The Gujarat high court, hearing this petition in April 2003, gave locus standi to representative teams of both petitioners to conduct statewide surveys of victim-survivors and collate these with state claims in the collector’s office. A statewide survey was thus launched by these organisations from 2003 onwards and is expected to be completed by the end of July 2005. There are substantive discrepancies between state claims and the claims documented by us (petitioners). The extensive documentation, it is hoped, would result in fairer compensation to those affected.

Meanwhile, as other petitions on issues related to the Gujarat carnage were being heard by the Supreme Court, the amicus curiae, Harish Salve asked for some directions on the issue of compensation. At that point, CJP brought its Gujarat high court petition to the notice of the apex court. On August 17, 2004, the Supreme Court directed that since the matters were already pending before the Gujarat high court, groups like CJP could ask for a modification of the compensation/reparation package at the Gujarat high court level. This was because we had argued that the compensation package did not reflect the needs of victims who were injured and affected.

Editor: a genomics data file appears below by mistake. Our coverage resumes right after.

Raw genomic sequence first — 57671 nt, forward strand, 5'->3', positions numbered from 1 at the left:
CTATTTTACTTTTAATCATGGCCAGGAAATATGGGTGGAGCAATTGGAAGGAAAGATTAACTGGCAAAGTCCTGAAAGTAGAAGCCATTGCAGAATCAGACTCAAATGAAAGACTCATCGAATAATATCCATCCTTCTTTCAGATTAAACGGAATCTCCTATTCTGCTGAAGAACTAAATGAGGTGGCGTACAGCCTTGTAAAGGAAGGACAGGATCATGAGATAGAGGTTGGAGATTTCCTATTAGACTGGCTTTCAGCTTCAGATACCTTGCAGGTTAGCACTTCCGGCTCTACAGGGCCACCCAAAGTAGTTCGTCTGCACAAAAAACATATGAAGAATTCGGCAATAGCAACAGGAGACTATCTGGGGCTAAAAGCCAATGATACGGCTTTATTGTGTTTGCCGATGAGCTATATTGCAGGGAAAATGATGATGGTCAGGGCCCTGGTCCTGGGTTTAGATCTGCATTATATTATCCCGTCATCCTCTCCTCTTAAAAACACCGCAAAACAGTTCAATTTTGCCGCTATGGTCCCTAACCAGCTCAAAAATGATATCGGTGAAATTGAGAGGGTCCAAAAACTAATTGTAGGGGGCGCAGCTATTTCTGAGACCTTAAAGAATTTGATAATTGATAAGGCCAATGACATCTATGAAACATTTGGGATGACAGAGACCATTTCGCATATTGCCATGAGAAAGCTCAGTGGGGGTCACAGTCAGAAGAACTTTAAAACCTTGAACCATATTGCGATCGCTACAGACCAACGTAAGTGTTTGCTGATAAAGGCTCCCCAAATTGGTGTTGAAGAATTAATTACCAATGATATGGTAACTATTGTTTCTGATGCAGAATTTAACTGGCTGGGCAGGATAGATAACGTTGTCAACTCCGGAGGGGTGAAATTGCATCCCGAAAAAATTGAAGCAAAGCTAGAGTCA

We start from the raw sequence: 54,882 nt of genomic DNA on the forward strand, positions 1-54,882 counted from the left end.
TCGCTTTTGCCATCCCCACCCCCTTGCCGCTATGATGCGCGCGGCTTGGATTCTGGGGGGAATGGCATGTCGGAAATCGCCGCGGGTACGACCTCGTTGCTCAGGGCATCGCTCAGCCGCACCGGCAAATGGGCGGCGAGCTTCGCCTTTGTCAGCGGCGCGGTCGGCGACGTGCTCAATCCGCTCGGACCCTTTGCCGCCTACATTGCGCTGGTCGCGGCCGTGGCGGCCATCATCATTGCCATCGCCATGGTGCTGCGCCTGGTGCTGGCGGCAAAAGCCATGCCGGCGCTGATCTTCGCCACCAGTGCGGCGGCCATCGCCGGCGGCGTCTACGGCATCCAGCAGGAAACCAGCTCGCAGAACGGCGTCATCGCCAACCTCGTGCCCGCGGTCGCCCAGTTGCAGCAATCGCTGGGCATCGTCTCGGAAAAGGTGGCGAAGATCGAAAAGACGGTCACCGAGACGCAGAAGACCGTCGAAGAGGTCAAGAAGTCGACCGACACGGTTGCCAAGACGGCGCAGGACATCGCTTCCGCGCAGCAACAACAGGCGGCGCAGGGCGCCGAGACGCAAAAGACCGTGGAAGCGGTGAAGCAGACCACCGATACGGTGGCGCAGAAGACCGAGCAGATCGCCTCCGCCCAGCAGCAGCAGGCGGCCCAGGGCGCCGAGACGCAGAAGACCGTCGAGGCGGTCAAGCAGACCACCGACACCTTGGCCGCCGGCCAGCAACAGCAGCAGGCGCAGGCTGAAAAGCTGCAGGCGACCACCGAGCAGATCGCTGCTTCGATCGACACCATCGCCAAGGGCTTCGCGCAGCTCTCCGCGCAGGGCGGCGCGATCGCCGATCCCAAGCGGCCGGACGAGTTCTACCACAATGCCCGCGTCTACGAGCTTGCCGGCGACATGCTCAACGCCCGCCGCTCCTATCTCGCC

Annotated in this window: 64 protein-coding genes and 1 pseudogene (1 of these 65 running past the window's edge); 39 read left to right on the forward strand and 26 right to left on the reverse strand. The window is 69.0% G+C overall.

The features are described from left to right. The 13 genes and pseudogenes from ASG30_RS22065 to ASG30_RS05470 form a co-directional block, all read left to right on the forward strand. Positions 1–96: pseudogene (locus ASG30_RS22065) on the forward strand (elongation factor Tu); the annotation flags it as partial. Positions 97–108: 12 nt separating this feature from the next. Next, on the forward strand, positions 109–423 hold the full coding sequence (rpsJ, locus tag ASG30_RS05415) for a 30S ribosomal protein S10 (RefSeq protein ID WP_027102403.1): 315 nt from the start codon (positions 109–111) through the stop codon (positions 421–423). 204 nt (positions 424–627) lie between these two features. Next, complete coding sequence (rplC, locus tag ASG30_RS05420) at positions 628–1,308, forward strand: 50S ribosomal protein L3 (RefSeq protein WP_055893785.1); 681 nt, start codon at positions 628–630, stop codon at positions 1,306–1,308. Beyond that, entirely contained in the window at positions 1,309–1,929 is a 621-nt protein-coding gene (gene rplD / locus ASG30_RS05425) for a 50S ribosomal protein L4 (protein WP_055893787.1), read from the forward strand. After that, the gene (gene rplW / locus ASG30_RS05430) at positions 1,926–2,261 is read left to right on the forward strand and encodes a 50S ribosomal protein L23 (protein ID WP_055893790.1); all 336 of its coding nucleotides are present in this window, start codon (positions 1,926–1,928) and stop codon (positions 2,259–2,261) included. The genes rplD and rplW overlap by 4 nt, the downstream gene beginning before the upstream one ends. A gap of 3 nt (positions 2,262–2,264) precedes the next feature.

"It is however pointed out to us by the learned amicus curiae and the petitioners (CJP) that while the high court is monitoring the implementation of the scheme framed by the state government for payment of compensation to the victims, the scheme itself is questionable in that many aspects of the scheme are deficient. For example, it is submitted, the scheme does not provide for a realistic compensation in respect of damage to property. It is also submitted that the scheme limits the compensation payable only to death or permanent disablement while excluding cases where the victim may have otherwise suffered grievously, for example by burning, etc. It is also submitted that the victims of sexual offences have not been brought within the purview of the scheme at all…" (Supreme Court order).